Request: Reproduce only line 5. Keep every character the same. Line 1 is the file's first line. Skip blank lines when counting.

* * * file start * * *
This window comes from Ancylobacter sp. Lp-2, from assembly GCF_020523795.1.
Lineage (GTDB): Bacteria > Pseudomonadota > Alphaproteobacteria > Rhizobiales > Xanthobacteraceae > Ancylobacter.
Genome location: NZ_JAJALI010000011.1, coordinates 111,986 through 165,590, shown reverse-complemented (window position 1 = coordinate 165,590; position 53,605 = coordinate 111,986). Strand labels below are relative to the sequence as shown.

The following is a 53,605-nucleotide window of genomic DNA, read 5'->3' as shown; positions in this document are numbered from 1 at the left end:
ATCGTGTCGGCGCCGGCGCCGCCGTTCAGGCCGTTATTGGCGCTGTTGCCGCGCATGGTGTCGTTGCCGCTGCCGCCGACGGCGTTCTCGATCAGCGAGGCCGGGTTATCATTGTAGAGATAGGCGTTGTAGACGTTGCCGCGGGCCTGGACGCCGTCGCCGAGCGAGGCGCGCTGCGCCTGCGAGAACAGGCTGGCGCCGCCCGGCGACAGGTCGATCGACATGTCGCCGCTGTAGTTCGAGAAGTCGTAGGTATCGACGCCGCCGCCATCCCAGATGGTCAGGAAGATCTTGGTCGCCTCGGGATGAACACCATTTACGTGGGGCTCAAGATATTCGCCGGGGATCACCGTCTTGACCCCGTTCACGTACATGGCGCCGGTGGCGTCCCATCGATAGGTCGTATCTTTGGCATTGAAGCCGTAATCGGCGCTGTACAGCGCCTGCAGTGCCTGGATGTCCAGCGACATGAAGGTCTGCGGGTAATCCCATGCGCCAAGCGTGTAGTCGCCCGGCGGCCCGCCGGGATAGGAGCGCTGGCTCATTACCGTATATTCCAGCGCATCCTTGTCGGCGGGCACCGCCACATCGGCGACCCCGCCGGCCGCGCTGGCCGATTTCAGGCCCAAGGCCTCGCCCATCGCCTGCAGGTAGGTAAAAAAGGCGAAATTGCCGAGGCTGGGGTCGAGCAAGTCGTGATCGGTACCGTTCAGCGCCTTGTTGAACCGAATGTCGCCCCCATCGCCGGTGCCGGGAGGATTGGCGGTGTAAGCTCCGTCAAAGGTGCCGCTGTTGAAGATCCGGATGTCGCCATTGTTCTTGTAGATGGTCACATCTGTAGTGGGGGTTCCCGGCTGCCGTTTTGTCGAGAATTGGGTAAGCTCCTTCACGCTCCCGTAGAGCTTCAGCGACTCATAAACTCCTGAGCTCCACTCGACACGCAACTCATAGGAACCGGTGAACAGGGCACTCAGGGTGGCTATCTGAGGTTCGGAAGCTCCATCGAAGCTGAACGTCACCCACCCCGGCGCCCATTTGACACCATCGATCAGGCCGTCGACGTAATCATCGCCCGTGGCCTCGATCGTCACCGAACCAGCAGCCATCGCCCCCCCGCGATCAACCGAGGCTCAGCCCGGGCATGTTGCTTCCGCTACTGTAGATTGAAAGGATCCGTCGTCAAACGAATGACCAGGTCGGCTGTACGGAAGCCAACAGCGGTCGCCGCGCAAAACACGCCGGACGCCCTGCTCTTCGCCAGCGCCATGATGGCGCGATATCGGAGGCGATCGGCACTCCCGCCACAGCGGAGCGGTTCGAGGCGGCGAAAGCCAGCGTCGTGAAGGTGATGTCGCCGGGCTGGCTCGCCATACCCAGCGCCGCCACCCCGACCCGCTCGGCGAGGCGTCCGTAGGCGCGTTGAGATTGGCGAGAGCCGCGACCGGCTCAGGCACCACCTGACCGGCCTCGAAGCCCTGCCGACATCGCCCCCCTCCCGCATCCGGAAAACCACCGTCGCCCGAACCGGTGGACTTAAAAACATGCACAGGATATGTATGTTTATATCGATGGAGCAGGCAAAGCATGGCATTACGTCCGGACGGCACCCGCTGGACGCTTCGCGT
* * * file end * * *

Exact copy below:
ATCGTGTCGGCGCCGGCGCCGCCGTTCAGGCCGTTATTGGCGCTGTTGCCGCGCATGGTGTCGTTGCCGCTGCCGCCGACGGCGTTCTCGATCAGCGAGGCCGGGTTATCATTGTAGAGATAGGCGTTGTAGACGTTGCCGCGGGCCTGGACGCCGTCGCCGAGCGAGGCGCGCTGCGCCTGCGAGAACAGGCTGGCGCCGCCCGGCGACAGGTCGATCGACATGTCGCCGCTGTAGTTCGAGAAGTCGTAGGTATCGACGCCGCCGCCATCCCAGATGGTCAGGAAGATCTTGGTCGCCTCGGGATGAACACCATTTACGTGGGGCTCAAGATATTCGCCGGGGATCACCGTCTTGACCCCGTTCACGTACATGGCGCCGGTGGCGTCCCATCGATAGGTCGTATCTTTGGCATTGAAGCCGTAATCGGCGCTGTACAGCGCCTGCAGTGCCTGGATGTCCAGCGACATGAAGGTCTGCGGGTAATCCCATGCGCCAAGCGTGTAGTCGCCCGGCGGCCCGCCGGGATAGGAGCGCTGGCTCATTACCGTATATTCCAGCGCATCCTTGTCGGCGGGCACCGCCACATCGGCGACCCCGCCGGCCGCGCTGGCCGATTTCAGGCCCAAGGCCTCGCCCATCGCCTGCAGGTAGGTAAAAAAGGCGAAATTGCCGAGGCTGGGGTCGAGCAAGTCGTGATCGGTACCGTTCAGCGCCTTGTTGAACCGAATGTCGCCCCCATCGCCGGTGCCGGGAGGATTGGCGGTGTAAGCTCCGTCAAAGGTGCCGCTGTTGAAGATCCGGATGTCGCCATTGTTCTTGTAGATGGTCACATCTGTAGTGGGGGTTCCCGGCTGCCGTTTTGTCGAGAATTGGGTAAGCTCCTTCACGCTCCCGTAGAGCTTCAGCGACTCATAAACTCCTGAGCTCCACTCGACACGCAACTCATAGGAACCGGTGAACAGGGCACTCAGGGTGGCTATCTGAGGTTCGGAAGCTCCATCGAAGCTGAACGTCACCCACCCCGGCGCCCATTTGACACCATCGATCAGGCCGTCGACGTAATCATCGCCCGTGGCCTCGATCGTCACCGAACCAGCAGCCATCGCCCCCCCGCGATCAACCGAGGCTCAGCCCGGGCATGTTGCTTCCGCTACTGTAGATTGAAAGGATCCGTCGTCAAACGAATGACCAGGTCGGCTGTACGGAAGCCAACAGCGGTCGCCGCGCAAAACACGCCGGACGCCCTGCTCTTCGCCAGCGCCATGATGGCGCGATATCGGAGGCGATCGGCACTCCCGCCACAGCGGAGCGGTTCGAGGCGGCGAAAGCCAGCGTCGTGAAGGTGATGTCGCCGGGCTGGCTCGCCATACCCAGCGCCGCCACCCCGACCCGCTCGGCGAGGCGTCCGTAGGCGCGTTGAGATTGGCGAGAGCCGCGACCGGCTCAGGCACCACCTGACCGGCCTCGAAGCCCTGCCGACATCGCCCCCCTCCCGCATCCGGAAAACCACCGTCGCCCGAACCGGTGGACTTAAAAACATGCACAGGATATGTATGTTTATATCGATGGAGCAGGCAAAGCATGGCATTACGTCCGGACGGCACCCGCTGGACGCTTCGCGT